Some of these operations include:
- multidimensional analysis,
- transformation, and aggregation
And then, it visualizes those operations in a way that’s suitable for business. Google Brillo, aka Google Weave, is also another great platform for the rapid implementation of IoT applications. The platform consists of two main backbones:— Brillo and Weave.
Brillo is an Android-based OS for the development of embedded low-power devices. Whilst, Weave is an IoT-oriented communication protocol — it serves as the communication language between the device and the cloud. Calvin is an open-source IoT platform — released by Ericsson — designed for building and managing distributed applications.
It enables devices to talk to each other. In addition, it includes a development framework for application developers. As well as a runtime environment for handling the running application.
Why Is IoT Important?
The internet of things helps people live and work smarter, as well as gain complete control over their lives. In addition to offering smart devices to automate homes, IoT is essential to business. IoT provides businesses with a real-time look into how their systems really work.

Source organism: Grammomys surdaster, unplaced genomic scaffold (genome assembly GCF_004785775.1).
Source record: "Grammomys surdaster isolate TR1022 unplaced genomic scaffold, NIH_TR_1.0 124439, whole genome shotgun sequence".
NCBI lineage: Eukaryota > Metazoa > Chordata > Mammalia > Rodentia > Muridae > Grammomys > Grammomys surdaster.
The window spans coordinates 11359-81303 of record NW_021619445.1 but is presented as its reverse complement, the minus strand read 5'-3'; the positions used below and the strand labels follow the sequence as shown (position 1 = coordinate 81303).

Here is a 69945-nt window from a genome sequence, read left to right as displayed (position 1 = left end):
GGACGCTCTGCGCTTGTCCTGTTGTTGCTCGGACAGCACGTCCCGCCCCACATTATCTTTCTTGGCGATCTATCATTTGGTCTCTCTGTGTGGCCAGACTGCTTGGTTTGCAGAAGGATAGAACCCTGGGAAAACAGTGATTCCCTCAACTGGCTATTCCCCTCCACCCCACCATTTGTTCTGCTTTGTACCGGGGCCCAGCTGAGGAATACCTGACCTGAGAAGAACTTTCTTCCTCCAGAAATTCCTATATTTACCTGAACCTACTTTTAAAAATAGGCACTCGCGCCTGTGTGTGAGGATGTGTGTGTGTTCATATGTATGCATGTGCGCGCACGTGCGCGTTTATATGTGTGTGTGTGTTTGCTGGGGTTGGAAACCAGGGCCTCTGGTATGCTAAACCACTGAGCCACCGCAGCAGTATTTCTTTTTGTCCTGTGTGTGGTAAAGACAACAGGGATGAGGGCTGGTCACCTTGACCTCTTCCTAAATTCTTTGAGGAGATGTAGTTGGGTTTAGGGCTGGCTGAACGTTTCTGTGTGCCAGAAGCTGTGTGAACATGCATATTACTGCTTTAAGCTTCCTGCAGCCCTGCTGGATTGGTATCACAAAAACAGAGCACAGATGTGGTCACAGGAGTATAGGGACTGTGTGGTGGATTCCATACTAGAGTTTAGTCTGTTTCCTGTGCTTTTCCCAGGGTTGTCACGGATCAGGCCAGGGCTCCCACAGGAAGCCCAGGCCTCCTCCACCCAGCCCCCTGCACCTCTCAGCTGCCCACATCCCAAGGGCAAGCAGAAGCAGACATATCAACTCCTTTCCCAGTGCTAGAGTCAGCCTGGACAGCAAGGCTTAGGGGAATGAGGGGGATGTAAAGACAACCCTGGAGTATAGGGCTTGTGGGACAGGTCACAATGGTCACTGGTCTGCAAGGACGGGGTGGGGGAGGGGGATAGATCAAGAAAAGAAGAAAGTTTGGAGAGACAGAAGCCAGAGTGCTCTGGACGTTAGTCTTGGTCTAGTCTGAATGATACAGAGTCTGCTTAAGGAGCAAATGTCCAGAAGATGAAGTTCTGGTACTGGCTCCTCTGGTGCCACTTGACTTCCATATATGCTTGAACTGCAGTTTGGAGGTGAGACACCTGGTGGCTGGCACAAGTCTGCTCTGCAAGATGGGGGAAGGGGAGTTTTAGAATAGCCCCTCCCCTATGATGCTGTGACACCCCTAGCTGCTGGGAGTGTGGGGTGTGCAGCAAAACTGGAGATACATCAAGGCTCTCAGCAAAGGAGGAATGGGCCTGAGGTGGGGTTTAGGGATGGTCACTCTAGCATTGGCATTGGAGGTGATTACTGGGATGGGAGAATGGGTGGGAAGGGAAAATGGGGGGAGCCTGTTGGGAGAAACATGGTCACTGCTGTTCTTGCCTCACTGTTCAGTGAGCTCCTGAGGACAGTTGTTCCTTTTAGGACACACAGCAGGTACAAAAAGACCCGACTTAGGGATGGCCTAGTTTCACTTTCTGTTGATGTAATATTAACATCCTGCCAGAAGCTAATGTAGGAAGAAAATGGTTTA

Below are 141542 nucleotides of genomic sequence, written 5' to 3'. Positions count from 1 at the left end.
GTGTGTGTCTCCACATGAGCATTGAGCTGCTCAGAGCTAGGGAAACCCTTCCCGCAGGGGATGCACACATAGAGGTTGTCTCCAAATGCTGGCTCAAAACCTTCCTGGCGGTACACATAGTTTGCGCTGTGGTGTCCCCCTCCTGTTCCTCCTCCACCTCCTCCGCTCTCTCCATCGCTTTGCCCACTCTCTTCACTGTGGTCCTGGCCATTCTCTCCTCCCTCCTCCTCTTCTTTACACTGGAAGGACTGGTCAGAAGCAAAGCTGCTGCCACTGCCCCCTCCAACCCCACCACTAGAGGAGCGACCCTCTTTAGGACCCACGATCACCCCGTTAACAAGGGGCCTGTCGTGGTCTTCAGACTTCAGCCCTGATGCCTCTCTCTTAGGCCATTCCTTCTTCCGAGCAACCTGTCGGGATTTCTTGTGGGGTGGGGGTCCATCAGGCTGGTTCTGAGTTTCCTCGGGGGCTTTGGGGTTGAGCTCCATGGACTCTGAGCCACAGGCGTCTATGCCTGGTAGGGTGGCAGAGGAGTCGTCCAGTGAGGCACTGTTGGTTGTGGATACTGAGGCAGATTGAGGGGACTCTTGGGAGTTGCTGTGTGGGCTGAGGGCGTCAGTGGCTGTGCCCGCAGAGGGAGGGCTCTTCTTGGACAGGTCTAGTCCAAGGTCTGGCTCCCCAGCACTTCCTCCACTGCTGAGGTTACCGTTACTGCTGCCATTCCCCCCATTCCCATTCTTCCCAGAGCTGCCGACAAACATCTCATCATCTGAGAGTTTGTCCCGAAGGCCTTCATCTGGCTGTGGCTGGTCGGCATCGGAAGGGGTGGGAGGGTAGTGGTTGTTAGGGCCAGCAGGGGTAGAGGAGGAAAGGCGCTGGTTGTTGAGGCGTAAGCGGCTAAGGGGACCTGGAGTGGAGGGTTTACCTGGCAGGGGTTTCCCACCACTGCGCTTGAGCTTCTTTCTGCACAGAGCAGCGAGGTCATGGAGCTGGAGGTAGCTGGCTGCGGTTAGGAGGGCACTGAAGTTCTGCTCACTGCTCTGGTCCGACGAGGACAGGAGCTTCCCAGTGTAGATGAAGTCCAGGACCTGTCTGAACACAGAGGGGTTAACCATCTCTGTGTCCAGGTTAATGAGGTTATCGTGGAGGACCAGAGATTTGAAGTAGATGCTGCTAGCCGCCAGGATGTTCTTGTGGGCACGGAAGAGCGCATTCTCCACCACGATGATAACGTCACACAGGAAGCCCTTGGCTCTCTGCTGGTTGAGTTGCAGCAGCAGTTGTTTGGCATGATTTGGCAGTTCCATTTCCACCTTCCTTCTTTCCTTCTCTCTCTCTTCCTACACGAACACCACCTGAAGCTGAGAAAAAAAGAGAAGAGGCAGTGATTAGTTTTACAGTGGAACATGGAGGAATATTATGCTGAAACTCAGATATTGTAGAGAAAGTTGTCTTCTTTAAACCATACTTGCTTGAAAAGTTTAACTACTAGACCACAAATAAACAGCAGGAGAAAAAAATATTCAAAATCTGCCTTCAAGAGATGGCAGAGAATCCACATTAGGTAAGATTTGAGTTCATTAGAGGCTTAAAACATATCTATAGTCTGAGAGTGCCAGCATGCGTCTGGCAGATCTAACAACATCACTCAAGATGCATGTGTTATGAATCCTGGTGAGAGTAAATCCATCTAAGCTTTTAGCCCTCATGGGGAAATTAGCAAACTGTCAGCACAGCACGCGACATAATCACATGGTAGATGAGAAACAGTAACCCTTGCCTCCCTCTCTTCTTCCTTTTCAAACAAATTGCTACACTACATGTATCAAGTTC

They do so while delivering insights into everything from the performance of machines to supply chain and logistics operations. It enables companies to automate processes and reduce labor costs. Not to mention, it also cuts down on waste and improves service delivery.
By doing so, it makes it less expensive to manufacture and deliver goods. As well as offering transparency into customer transactions. IoT is one of the most important technologies of everyday life that’s still picking up steam.
More so, as more businesses realize the potential of connected devices to keep them competitive. The internet of things offers several benefits to organizations. Some benefits are industry-specific, and others multi industries.
IoT enables businesses to:
- monitor their overall business processes;
- improve the customer experience (CX);
- save time and money;
- enhance employee productivity;
- integrate and adapt business models;
- make better business decisions; and
- generate more revenue.
What’s more, IoT encourages companies to rethink the ways they approach their businesses and gives them the tools to improve their business strategies.